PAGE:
NYC Pride: Tracing the History of NYC’s Gay Neighborhoods from Past to Present

June 30, 2016

Following President Obama’s designation of Stonewall National Monument last week, the Brick Underground ran a story on the changing nature of gay neighborhoods over the years. Project co-director Ken Lustbader weighs in at the end of the piece about the importance of documenting LGBT history beyond the well-known sites such as Stonewall.

Read the full story via the Brick Underground.

The Oldest Gay Bars in New York


The Daily Beast explores some of the oldest sites in New York that we would identify today as gay bars. These are all places that our project has uncovered since our work began last year. Ken Lustbader, our project co-director, and George Chauncey, author of Gay New York and a member of our advisory committee, are quoted in the piece.

Read the whole article via The Daily Beast.

President Obama Announces Stonewall National Monument!


President Obama has just announced the designation of Stonewall National Monument here in New York City to honor the struggle for LGBT equality throughout the nation. It joins existing national monuments for women’s rights in Seneca Falls, New York and for African-American rights in Selma, Alabama in recognizing hard-fought efforts for civil rights in America. “I believe our national parks should reflect the full story of our country, the richness and diversity and uniquely American spirit that has always defined us: that we are stronger together, that out of many, we are one.” While their significance is often underestimated or dismissed by heterosexual society, bars and other establishments have played a pivotal role throughout the 20th century as centers for LGBT activism and community. The designation of Stonewall National Monument recognizes a key moment in American history when LGBT people fought back against oppression that they had faced for decades.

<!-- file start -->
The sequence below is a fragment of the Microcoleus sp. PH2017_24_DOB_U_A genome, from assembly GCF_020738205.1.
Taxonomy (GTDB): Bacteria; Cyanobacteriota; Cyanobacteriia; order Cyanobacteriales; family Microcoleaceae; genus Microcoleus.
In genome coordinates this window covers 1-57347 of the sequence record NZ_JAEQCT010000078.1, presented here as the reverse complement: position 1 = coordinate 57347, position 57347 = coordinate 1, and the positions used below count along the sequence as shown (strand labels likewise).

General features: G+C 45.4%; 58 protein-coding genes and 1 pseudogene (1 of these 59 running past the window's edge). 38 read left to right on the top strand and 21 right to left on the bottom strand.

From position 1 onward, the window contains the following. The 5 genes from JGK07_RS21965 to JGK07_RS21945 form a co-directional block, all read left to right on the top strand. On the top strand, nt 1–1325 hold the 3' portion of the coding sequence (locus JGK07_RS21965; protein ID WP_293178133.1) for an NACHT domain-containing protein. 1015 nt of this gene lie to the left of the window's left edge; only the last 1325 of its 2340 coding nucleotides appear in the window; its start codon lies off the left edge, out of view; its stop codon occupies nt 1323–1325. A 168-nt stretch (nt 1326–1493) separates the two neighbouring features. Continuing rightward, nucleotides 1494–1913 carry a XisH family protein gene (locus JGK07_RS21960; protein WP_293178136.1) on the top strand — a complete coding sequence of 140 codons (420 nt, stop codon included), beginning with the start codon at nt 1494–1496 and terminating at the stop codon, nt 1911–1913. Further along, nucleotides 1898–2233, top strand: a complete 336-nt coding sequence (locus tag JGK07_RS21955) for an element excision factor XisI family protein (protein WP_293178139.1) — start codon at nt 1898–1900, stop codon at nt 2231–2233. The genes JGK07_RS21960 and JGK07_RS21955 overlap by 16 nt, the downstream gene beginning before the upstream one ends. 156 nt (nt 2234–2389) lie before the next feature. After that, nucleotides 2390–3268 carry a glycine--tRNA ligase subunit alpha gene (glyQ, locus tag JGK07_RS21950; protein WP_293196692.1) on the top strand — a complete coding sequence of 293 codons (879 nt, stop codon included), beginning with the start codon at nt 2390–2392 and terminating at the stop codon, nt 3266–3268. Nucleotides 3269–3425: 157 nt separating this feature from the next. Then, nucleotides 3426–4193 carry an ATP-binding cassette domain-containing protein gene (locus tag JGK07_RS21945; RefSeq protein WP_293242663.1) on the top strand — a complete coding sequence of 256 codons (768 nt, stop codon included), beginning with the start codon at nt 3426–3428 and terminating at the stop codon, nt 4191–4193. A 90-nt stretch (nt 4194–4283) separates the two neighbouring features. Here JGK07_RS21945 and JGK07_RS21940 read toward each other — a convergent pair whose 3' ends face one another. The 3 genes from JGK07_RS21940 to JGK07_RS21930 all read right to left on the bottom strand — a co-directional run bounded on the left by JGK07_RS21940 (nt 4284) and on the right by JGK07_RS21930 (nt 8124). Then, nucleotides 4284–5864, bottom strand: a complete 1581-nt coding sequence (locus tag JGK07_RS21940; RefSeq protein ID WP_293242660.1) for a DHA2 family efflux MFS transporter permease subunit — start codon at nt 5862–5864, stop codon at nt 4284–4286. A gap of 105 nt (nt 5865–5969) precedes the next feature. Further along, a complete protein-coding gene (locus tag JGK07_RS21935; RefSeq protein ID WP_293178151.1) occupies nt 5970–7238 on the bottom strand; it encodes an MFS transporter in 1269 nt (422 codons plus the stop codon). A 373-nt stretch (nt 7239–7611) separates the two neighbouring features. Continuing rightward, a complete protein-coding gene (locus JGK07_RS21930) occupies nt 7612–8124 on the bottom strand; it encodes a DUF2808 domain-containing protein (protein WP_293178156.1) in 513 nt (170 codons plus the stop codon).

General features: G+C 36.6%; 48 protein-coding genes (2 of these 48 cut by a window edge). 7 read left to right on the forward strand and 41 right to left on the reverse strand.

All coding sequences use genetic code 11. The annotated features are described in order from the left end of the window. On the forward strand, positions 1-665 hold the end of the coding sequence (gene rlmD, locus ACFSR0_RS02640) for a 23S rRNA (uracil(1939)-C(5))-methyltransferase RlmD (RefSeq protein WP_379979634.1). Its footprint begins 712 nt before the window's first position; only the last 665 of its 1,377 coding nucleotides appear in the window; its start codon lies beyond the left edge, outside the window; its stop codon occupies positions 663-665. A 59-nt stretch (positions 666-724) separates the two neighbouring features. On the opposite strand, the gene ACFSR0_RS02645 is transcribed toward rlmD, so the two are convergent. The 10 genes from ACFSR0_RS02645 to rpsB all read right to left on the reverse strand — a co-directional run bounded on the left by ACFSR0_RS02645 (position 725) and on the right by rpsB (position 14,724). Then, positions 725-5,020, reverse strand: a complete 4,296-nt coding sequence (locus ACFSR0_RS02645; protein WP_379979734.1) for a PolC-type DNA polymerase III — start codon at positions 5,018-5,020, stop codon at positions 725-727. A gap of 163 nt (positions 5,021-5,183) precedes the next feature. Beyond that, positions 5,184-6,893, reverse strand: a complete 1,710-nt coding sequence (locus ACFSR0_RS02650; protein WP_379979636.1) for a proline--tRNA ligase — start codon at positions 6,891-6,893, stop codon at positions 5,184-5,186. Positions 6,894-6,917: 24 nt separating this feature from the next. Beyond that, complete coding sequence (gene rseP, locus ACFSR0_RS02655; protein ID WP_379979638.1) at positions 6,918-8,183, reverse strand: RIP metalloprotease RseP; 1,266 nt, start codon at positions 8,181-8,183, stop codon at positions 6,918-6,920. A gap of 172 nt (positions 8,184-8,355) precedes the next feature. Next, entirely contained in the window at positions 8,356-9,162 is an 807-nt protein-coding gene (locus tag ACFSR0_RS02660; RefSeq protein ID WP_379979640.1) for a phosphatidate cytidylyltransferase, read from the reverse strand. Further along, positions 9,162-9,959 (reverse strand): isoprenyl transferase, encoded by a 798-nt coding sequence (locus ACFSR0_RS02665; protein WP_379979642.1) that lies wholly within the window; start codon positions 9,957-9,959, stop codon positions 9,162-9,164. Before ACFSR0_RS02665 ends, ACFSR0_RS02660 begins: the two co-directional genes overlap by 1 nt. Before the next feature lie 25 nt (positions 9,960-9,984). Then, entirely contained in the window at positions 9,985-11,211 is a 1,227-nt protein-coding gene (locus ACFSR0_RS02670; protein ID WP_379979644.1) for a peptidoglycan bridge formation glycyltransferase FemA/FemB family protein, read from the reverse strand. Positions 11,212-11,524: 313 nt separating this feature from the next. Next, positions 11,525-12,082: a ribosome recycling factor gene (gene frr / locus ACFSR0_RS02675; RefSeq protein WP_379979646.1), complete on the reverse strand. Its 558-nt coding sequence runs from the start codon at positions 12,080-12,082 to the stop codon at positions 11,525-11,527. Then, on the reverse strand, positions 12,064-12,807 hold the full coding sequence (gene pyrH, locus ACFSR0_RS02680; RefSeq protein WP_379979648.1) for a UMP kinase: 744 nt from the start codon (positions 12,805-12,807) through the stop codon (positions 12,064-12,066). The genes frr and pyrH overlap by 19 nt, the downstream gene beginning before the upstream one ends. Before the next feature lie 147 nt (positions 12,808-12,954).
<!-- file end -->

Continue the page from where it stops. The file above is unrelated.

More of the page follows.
The White House released videos about this historic announcement, which you can view below.


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Meet the Preservationists Who Are Cataloging NYC’s LGBT History

June 24, 2016

In this article from Curbed, our project co-director Ken Lustbader discusses our research process and the kinds of LGBT historic sites we are documenting around the five boroughs. He says, “More than anything we want this project to be fun and to provoke curiosity. There was a strong, thriving LGBT community in New York even before Stonewall, and it has had a direct impact on American culture. Our project is just one of the many ways to tell those stories.” The piece also covers our recent pride flagging events at Green-Wood Cemetery in Brooklyn and Woodlawn Cemetery in the Bronx.

Read the whole story via Curbed.

Presenting at the New York Public Library


This evening we spoke about our project to a great audience at the New York Public Library, Stephen A. Schwarzman branch. George Chauncey (author of Gay New York) began the evening with a moving speech on the importance of the project’s goal to recognize LGBT historic sites, particularly for its potential to positively impact LGBT youth. Afterward, we shared historic sites that we’ve uncovered since our project launched last August, discussed our recent nomination of Julius’ to the National Register of Historic Places, and highlighted our pre-project efforts — beginning in the early 1990s — to document LGBT place-based history.

We’d like to thank Jason Baumann, Coordinator of Collection Assessment, Humanities, and LGBT Collections at the New York Public Library for coordinating this event with us and for helping us navigate the library’s extensive LGBT collections as we continue to uncover new sites across the city’s five boroughs.

Related links

Julius’ National Register Nomination

Placing Pride Flags at Woodlawn Cemetery

By: Amanda Davis